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Monday, November 30, 2020

Explained: How ‘Christmas shopping’ cost a world champion a shot at the Tokyo Olympics gold

Christian Coleman’s manager said they will knock at the door of the Court of Arbitration for Sport for a reprieve.

By: Express News Service | New Delhi | Updated: October 30, 2020 10:44:49 am
Christian Coleman, Christian Coleman ban, Christian Coleman appeal, Athletics Integrity Unit, Tokyo Games, Registered Testing Pool, express explained, indian expressColeman claimed he was out for a quick Christmas shopping stint and would have reached home for the test if the officials had just given him a call. (Photo: Reuters/file)

Reigning 100m world champion and the fastest man on the planet at the moment, Christian Coleman, was handed a two-year ban by the Athletics Integrity Unit (AIU) on Tuesday for breaching its whereabouts clause. The ban effectively rules him out of next year’s Tokyo Games. The 24-year-old American sprinter was suspended provisionally in June for ‘whereabouts failure’, including missed tests.

What was Coleman’s offence?

Coleman, who is part of the Registered Testing Pool (RTP), had failed to present himself twice for sample collection and provided incorrect details on another occasion, all in 2019. As per WADA rules, an athlete can face a two-year ban if he/she commits three such violations within a period of 12 months.

Christmas shopping or intentional evasion?

The 100m specialist admitted to missing out on a dope test on December 9 last year –– the third and the most crucial miss. Coleman claimed he was out for a quick Christmas shopping stint and would have reached home for the test if the officials had just given him a call.

Sample-collecting officials testified before a disciplinary tribunal that they were present outside Coleman’s house during the entire time allotted (7:15 pm to 8:15 pm) on December 9. Coleman had submitted shopping bills in his defence, but the AIU found that the receipts showed he had purchased 16 items from a store at 8:22 pm, seven minutes beyond the allotted time.

What did the AIU’s disciplinary report say?

The 22-page report, available on AIU’s website, dismisses Coleman’s Christmas shopping claim. It says if Coleman had arrived five minutes before the allotted time, as he had claimed, he could have not missed the two officials waiting at the door. The shopping receipts also punctured his claims. “We see this case as involving behaviour by the athlete as very careless at best and reckless at worst,” the AIU’s three-member judging panel said in its report.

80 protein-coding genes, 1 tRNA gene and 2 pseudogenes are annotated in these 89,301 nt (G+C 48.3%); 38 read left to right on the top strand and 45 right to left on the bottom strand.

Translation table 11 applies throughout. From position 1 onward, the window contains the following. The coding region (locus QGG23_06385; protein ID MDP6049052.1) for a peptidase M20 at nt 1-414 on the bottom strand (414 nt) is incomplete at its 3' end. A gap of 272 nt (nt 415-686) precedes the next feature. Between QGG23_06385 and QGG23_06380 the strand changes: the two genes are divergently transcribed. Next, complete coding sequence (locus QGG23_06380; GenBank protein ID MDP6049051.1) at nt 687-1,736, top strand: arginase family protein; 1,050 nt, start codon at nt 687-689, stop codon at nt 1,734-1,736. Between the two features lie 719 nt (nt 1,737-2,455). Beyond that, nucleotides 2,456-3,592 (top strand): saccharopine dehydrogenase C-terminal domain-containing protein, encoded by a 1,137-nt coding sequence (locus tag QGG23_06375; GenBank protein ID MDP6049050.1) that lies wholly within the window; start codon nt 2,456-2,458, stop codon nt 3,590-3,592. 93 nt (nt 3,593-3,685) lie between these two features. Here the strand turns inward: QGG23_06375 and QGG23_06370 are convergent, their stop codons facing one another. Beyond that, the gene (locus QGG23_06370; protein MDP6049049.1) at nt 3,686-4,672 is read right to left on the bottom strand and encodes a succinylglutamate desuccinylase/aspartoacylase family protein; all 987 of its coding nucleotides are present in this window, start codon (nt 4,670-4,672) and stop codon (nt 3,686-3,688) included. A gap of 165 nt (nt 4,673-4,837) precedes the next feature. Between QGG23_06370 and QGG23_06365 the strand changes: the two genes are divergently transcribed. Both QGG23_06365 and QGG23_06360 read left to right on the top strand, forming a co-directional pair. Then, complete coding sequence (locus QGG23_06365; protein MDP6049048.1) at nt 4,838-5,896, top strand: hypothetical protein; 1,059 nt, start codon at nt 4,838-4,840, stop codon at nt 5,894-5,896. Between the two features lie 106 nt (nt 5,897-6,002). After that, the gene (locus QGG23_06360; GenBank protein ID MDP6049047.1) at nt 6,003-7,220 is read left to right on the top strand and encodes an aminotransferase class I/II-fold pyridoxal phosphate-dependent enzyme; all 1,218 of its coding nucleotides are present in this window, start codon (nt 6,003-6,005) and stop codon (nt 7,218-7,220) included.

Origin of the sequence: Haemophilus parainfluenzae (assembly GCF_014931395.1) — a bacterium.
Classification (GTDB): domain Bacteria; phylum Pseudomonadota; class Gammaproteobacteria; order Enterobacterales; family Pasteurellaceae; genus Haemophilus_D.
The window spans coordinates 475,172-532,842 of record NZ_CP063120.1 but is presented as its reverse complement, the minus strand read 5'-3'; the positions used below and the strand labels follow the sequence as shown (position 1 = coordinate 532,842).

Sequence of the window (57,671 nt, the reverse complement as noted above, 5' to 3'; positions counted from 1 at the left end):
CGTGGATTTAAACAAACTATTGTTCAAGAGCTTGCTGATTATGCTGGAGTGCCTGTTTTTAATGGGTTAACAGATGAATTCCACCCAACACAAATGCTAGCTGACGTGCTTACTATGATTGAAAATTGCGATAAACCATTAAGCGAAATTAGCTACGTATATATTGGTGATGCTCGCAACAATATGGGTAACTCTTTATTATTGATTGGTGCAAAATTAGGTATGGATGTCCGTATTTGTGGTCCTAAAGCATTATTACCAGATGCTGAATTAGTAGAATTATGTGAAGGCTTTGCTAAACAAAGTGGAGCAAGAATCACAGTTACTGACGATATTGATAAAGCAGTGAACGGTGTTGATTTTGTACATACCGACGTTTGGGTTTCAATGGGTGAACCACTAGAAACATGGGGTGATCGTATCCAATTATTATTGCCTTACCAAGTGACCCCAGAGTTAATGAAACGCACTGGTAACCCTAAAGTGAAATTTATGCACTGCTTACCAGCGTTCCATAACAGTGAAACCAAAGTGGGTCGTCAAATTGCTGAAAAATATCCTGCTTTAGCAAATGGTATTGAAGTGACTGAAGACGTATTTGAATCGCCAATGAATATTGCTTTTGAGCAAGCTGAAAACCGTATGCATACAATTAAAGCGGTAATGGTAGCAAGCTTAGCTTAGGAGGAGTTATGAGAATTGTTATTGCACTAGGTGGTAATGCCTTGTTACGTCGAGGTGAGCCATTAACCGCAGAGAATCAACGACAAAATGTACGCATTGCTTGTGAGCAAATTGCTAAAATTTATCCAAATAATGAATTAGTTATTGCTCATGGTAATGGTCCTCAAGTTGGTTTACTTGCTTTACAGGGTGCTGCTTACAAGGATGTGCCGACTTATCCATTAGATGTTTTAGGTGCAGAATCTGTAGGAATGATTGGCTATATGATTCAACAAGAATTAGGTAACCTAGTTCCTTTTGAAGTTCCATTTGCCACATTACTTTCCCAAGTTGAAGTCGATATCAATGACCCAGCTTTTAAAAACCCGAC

Also in Explained | Boris Becker’s bankruptcy, and the missing Wimbledon trophies

Who is required to file whereabouts?

Athletes who are part of the Registered Testing Pool (RTP) created by the national anti-doping agency or an international federation will have to submit details. The details of these athletes will be made available to the World Anti-Doping Agency via the ADAMS (Anti-Doping Administration and Management System) database. Athletes included in the RTP are those ‘highest-priority athletes’, including medal winners at major games. 📣 Express Explained is now on Telegram

What details does an athlete have to provide?

Whereabouts filings have to include the address where an athlete is living and also additional information as to where they will be while competing and training for the upcoming quarter. But the athlete is also encouraged to give details about her/his whereabouts outside the 60-minute slot.

What will the Coleman camp do now?

The sprinter’s manager Emanuel Hudson said they will knock at the door of the Court of Arbitration for Sport (CAS) for a reprieve. Coleman is not expected to comment on the issue until the case is heard by CAS. “The decision of the Disciplinary Tribunal established under World Athletics Rules is unfortunate and will be immediately appealed to the Court of Arbitration for Sport,” Hudson tweeted from the account of his HIS company.

With Coleman out, who is favourite to triumph at Tokyo?

With the five fastest timings of this Olympic cycle, Coleman was the heir apparent to Usain Bolt’s 100m throne at Tokyo. His searing 9.76-s run in Doha last year was the sixth-fastest timing in history. Compatriot and 200m world champion Noah Lyles and Canadian star Andre De Grasse are two runners who have it in them to take the top spot on the podium in Coleman’s absence.

Lyles’ 9.86s run at Shanghai last year is the second-best timing in the world this Olympic cycle. The race assumes even more significance as he pipped Coleman to get that victory. After an injury-ridden 2017 and 2018, the 25-year old De Grasse found his feet last year winning the 200m silver and 100m bronze at the Doha Worlds. His personal best of 9.90s also came in 2019. With ample experience under his belt, he can outrun the younger Lyles.

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